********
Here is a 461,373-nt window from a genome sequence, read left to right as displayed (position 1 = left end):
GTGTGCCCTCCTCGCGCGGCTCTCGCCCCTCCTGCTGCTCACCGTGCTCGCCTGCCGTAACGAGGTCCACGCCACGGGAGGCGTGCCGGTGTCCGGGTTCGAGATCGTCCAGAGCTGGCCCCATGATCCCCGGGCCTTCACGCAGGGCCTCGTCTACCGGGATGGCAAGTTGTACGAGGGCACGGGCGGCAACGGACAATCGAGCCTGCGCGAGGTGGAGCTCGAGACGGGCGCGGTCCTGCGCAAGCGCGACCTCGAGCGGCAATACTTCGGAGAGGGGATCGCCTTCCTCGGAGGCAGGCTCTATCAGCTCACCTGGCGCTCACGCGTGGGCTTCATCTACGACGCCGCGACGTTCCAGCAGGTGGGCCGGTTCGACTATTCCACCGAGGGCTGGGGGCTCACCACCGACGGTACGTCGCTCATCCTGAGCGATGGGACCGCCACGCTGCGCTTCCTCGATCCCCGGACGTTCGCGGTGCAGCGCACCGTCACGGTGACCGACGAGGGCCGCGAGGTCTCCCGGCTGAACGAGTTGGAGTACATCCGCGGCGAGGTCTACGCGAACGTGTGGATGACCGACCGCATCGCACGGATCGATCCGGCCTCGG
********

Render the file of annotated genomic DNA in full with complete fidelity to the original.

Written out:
Here is a 461,373-nt window from a genome sequence, read left to right as displayed (position 1 = left end):
GTGTGCCCTCCTCGCGCGGCTCTCGCCCCTCCTGCTGCTCACCGTGCTCGCCTGCCGTAACGAGGTCCACGCCACGGGAGGCGTGCCGGTGTCCGGGTTCGAGATCGTCCAGAGCTGGCCCCATGATCCCCGGGCCTTCACGCAGGGCCTCGTCTACCGGGATGGCAAGTTGTACGAGGGCACGGGCGGCAACGGACAATCGAGCCTGCGCGAGGTGGAGCTCGAGACGGGCGCGGTCCTGCGCAAGCGCGACCTCGAGCGGCAATACTTCGGAGAGGGGATCGCCTTCCTCGGAGGCAGGCTCTATCAGCTCACCTGGCGCTCACGCGTGGGCTTCATCTACGACGCCGCGACGTTCCAGCAGGTGGGCCGGTTCGACTATTCCACCGAGGGCTGGGGGCTCACCACCGACGGTACGTCGCTCATCCTGAGCGATGGGACCGCCACGCTGCGCTTCCTCGATCCCCGGACGTTCGCGGTGCAGCGCACCGTCACGGTGACCGACGAGGGCCGCGAGGTCTCCCGGCTGAACGAGTTGGAGTACATCCGCGGCGAGGTCTACGCGAACGTGTGGATGACCGACCGCATCGCACGGATCGATCCGGCCTCGG